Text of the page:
A few years ago, I wrote a dozen posts as a education blogger for Change.org. Since they’ve recently taken down much of their older content, I’ll be resurrecting some of those posts here, in lightly edited form. The following was originally uploaded on April 29, 2009. Please note that while the specifics of the process vary, the essence of the Judicial Committee (JC) is consistent across Sudbury schools.
Previously I’ve argued that the best learning occurs when students direct their own education. Today I want to go one step further and say that not only is learning better, but discipline as well.
At Sudbury schools, adults do not lay down the law; there is no principal to whom students are sent. Alleged rule violations are instead handled by groups in which students form the majority.
JC Clerk: Okay, our first case: Greg wrote up Barry for A3.1. This happened yesterday, in the Main Room, around 3pm. The brief description: “Barry called me a doofus. When I told Barry to stop, he asked, ‘What’s the matter, doofus? Can’t handle the truth, doofus?'” Is there any discussion on hearing this case? All in favor?
JC members: Aye.
The JC process goes something like this: when disagreements can’t be handled informally, or when the violator is unknown, anyone can fill out a written complaint—a simple form asking for such details as the time and place, the people involved, and a brief description of the incident.
An elected clerk—usually a student—files those forms and brings them to the daily meeting of a committee that they also chair. Comprising students of varying ages and one staff member, JC’s a lot like jury duty: when it’s your turn to serve, or when you’re called to testify, you’re required to do so (though people don’t have to testify against themselves). JC is one of the few aspects of Sudbury schools where participation is not optional.
JC Clerk: Barry, do you agree with Greg’s version of what happened?
Barry: Hmm…mostly. Okay, so I was in the Main Room, eating lunch, when Greg and Josh and Alex came over and sat near me. They were being all loud and stupid. I told them to pipe down, but Greg said, “I’ll pipe you down.” So then I said “doofus” kind of under my breath. Greg asked, “What did you say?” and, I don’t know, I just got pissed. So I said…you know, what I said.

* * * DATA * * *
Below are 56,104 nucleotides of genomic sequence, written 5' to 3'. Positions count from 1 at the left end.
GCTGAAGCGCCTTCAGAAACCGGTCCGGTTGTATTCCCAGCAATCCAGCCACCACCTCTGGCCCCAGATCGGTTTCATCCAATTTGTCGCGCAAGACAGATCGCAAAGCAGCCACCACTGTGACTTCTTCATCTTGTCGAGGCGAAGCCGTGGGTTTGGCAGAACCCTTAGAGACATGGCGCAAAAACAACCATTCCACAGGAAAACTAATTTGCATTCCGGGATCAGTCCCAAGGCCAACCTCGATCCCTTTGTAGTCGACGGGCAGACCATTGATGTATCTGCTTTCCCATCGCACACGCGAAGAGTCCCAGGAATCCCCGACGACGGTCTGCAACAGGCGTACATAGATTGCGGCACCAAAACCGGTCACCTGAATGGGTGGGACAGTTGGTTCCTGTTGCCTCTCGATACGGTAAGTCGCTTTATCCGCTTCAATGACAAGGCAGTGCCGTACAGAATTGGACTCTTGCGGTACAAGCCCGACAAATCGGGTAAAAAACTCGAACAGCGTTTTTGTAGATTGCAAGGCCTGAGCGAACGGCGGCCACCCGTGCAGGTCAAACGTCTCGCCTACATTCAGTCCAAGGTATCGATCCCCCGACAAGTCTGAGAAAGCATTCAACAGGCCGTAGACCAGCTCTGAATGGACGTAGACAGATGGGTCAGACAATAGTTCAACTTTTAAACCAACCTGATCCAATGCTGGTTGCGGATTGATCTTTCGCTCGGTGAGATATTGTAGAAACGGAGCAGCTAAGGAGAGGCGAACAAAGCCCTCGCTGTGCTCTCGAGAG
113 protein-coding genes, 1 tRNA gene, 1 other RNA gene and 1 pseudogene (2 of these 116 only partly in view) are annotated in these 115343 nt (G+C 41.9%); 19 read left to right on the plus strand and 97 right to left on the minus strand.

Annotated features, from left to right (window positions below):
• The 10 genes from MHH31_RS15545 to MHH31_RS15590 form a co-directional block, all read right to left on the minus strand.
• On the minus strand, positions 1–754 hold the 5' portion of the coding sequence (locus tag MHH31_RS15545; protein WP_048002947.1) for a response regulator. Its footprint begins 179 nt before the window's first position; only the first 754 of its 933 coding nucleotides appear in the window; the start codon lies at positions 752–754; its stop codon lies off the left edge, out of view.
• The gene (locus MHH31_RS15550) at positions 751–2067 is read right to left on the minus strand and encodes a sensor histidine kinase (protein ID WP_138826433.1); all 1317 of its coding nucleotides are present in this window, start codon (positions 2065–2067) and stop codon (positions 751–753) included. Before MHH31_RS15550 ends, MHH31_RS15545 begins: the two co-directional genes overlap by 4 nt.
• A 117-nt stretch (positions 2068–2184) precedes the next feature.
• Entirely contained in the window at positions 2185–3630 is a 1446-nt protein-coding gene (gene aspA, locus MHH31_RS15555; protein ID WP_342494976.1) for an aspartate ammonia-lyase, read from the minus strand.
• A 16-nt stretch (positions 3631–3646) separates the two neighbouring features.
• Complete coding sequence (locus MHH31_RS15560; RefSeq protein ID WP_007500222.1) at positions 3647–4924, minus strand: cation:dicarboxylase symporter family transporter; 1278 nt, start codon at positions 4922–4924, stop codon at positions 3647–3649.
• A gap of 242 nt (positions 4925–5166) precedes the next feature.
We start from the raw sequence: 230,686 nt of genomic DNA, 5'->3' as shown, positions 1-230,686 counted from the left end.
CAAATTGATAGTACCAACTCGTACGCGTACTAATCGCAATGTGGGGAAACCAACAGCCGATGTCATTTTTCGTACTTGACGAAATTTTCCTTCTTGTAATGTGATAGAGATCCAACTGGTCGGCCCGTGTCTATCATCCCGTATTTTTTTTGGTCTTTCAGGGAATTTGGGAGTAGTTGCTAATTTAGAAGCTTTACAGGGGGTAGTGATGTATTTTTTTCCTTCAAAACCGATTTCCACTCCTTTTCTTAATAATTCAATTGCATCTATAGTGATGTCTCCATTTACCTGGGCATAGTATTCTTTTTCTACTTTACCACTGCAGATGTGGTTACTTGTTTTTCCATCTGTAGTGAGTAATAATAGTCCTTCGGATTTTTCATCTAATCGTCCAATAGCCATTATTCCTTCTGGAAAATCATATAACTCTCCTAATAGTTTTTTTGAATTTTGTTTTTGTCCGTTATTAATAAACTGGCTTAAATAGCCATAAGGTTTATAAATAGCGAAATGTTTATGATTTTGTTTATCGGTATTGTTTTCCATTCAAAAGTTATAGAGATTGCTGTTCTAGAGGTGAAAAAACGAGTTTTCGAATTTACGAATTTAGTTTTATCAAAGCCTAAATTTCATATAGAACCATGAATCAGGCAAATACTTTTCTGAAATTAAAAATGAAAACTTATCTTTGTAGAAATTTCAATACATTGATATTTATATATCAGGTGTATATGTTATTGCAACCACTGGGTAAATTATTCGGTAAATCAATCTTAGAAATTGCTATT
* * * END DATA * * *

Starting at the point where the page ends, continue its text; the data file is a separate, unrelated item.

Each JC questions the complainant, alleged violator, and witnesses. Weighing ‘he said’ versus ‘she said,’ they determine what happened and either drop the case or vote to charge one or more people with breaking a rule. Once charged, people enter a plea: ‘not guilty’ means a trial before a new set of jurors, while ‘guilty’ pleas lead to sentencing, also voted on by the committee.
JC member #1: I think we should charge both Greg and Barry.
JC member #2: Why?
JC member #1: Well, Barry’s obvious. But Greg was disrespectful when he said “I’ll pipe you down.” Come to think of it, Greg, Josh, and Alex were all being loud.
JC member #3: But they stopped being loud right away. So I don’t think that’s part of the case. It’s about disrespect, and yeah, I agree: both Barry and Greg should be charged.
Staff can be written up as well as students: everyone is expected to abide by the same democratically-passed rules. More fascinating still is seeing people of all ages engaged in the sometimes painstaking work of fact-finding and judging whether a given action amounts to rule-breaking—and if so, how it should be handled. The creativity of even the youngest in cutting through the clutter of what happened and what ought to be done is often inspiring.
JC Clerk: Okay, sentencing…
JC member #4: How many priors do they have?
JC Clerk: Barry only has one A3.1; Greg has four.
JC member #1: I move that Barry and Greg can’t have verbal or physical contact with each other for the rest of the day and all of tomorrow, and that Greg has to do Barry’s chore today.
JC Clerk: Is there any more discussion? All in favor say ‘aye.’
JC members: Aye.
JC Clerk: Motion carries, 4-0. Greg, do you understand and accept your sentence?
Greg: It’s not fair! Why I do have to do his chore?
JC Clerk: Well, you have four priors. Do you want to appeal your sentence to School Meeting?
Most of the rule violations that make it to JC are of the ‘everything I needed to know I learned in kindergarten’ variety: messes, name-calling, noise, running indoors. Common sentences include staying out of a room or away from a person, doing someone’s cleaning chore, or paying a small fine. Sentencing sometimes involves restitution and/or reducing the probability of the incident being repeated. Occasionally an individual case will be serious enough, or someone’s record long enough, to warrant referral to School Meeting for a more serious consequence, such as suspension.
But again, what has impressed me most over the past fifteen years has been students’ capacity for dispensing thoughtful, fair justice. They take this responsibility seriously, and they do an outstanding job. Rather than being given lectures and abstract exercises, these students grapple with things like ethics, problem-solving, and civics in a context that’s immediate and concrete.
Empowering and effective, the Judicial Committee reinforces the sense of responsibility that makes possible the tremendous freedom of Sudbury schools. I consider myself very fortunate indeed to work in a place where respect is the order of the day, and where order is ably enforced by the students themselves.